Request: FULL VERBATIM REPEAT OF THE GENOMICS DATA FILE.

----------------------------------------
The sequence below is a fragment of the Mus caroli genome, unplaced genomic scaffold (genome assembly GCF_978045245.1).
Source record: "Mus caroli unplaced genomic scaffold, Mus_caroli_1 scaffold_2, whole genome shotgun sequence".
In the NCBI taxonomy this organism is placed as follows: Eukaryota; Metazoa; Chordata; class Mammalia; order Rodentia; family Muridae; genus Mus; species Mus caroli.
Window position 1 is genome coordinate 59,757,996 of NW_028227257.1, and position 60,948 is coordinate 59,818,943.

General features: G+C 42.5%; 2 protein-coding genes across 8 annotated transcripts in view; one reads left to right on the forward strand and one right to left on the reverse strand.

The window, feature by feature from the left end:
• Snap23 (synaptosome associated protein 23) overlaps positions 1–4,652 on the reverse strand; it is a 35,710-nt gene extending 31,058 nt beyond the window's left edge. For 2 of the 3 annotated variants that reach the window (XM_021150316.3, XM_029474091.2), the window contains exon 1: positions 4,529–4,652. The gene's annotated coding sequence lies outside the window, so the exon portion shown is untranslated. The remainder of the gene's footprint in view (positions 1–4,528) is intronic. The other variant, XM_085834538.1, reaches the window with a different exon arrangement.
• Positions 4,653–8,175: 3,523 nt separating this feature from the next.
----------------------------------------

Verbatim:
The sequence below is a fragment of the Mus caroli genome, unplaced genomic scaffold (genome assembly GCF_978045245.1).
Source record: "Mus caroli unplaced genomic scaffold, Mus_caroli_1 scaffold_2, whole genome shotgun sequence".
In the NCBI taxonomy this organism is placed as follows: Eukaryota; Metazoa; Chordata; class Mammalia; order Rodentia; family Muridae; genus Mus; species Mus caroli.
Window position 1 is genome coordinate 59,757,996 of NW_028227257.1, and position 60,948 is coordinate 59,818,943.

General features: G+C 42.5%; 2 protein-coding genes across 8 annotated transcripts in view; one reads left to right on the forward strand and one right to left on the reverse strand.

The window, feature by feature from the left end:
• Snap23 (synaptosome associated protein 23) overlaps positions 1–4,652 on the reverse strand; it is a 35,710-nt gene extending 31,058 nt beyond the window's left edge. For 2 of the 3 annotated variants that reach the window (XM_021150316.3, XM_029474091.2), the window contains exon 1: positions 4,529–4,652. The gene's annotated coding sequence lies outside the window, so the exon portion shown is untranslated. The remainder of the gene's footprint in view (positions 1–4,528) is intronic. The other variant, XM_085834538.1, reaches the window with a different exon arrangement.
• Positions 4,653–8,175: 3,523 nt separating this feature from the next.